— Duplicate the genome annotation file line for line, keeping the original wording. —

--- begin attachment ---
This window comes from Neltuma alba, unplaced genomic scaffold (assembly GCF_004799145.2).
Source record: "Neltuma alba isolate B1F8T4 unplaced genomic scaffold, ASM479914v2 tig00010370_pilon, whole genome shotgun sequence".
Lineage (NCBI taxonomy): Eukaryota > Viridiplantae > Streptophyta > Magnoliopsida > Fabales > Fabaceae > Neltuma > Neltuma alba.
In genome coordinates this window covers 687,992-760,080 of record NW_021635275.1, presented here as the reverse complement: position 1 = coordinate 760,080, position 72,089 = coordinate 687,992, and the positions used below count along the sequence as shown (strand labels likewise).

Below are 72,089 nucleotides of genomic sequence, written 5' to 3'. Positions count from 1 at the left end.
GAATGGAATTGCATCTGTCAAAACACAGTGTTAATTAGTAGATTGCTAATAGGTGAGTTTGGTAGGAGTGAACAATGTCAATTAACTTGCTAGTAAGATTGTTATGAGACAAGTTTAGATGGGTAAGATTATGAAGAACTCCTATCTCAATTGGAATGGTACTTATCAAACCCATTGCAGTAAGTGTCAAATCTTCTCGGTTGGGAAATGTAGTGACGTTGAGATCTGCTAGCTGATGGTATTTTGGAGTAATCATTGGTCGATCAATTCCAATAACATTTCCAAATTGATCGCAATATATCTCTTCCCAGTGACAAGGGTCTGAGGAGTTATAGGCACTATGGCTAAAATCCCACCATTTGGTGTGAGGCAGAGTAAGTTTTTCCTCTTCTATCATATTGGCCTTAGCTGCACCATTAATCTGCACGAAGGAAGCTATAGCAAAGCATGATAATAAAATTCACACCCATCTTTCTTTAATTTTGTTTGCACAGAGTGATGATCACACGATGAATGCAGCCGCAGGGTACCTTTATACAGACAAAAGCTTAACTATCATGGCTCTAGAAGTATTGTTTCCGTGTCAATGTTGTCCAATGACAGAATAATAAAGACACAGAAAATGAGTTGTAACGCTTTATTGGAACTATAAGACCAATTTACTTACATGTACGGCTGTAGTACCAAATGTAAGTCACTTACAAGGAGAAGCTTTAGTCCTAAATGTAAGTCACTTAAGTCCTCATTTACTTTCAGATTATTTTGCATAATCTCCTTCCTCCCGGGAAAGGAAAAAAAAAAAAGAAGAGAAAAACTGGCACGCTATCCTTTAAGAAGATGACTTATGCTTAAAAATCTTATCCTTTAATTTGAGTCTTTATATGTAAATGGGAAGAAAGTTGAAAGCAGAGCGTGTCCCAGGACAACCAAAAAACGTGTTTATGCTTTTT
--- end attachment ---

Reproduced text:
This window comes from Neltuma alba, unplaced genomic scaffold (assembly GCF_004799145.2).
Source record: "Neltuma alba isolate B1F8T4 unplaced genomic scaffold, ASM479914v2 tig00010370_pilon, whole genome shotgun sequence".
Lineage (NCBI taxonomy): Eukaryota > Viridiplantae > Streptophyta > Magnoliopsida > Fabales > Fabaceae > Neltuma > Neltuma alba.
In genome coordinates this window covers 687,992-760,080 of record NW_021635275.1, presented here as the reverse complement: position 1 = coordinate 760,080, position 72,089 = coordinate 687,992, and the positions used below count along the sequence as shown (strand labels likewise).

Below are 72,089 nucleotides of genomic sequence, written 5' to 3'. Positions count from 1 at the left end.
GAATGGAATTGCATCTGTCAAAACACAGTGTTAATTAGTAGATTGCTAATAGGTGAGTTTGGTAGGAGTGAACAATGTCAATTAACTTGCTAGTAAGATTGTTATGAGACAAGTTTAGATGGGTAAGATTATGAAGAACTCCTATCTCAATTGGAATGGTACTTATCAAACCCATTGCAGTAAGTGTCAAATCTTCTCGGTTGGGAAATGTAGTGACGTTGAGATCTGCTAGCTGATGGTATTTTGGAGTAATCATTGGTCGATCAATTCCAATAACATTTCCAAATTGATCGCAATATATCTCTTCCCAGTGACAAGGGTCTGAGGAGTTATAGGCACTATGGCTAAAATCCCACCATTTGGTGTGAGGCAGAGTAAGTTTTTCCTCTTCTATCATATTGGCCTTAGCTGCACCATTAATCTGCACGAAGGAAGCTATAGCAAAGCATGATAATAAAATTCACACCCATCTTTCTTTAATTTTGTTTGCACAGAGTGATGATCACACGATGAATGCAGCCGCAGGGTACCTTTATACAGACAAAAGCTTAACTATCATGGCTCTAGAAGTATTGTTTCCGTGTCAATGTTGTCCAATGACAGAATAATAAAGACACAGAAAATGAGTTGTAACGCTTTATTGGAACTATAAGACCAATTTACTTACATGTACGGCTGTAGTACCAAATGTAAGTCACTTACAAGGAGAAGCTTTAGTCCTAAATGTAAGTCACTTAAGTCCTCATTTACTTTCAGATTATTTTGCATAATCTCCTTCCTCCCGGGAAAGGAAAAAAAAAAAAGAAGAGAAAAACTGGCACGCTATCCTTTAAGAAGATGACTTATGCTTAAAAATCTTATCCTTTAATTTGAGTCTTTATATGTAAATGGGAAGAAAGTTGAAAGCAGAGCGTGTCCCAGGACAACCAAAAAACGTGTTTATGCTTTTT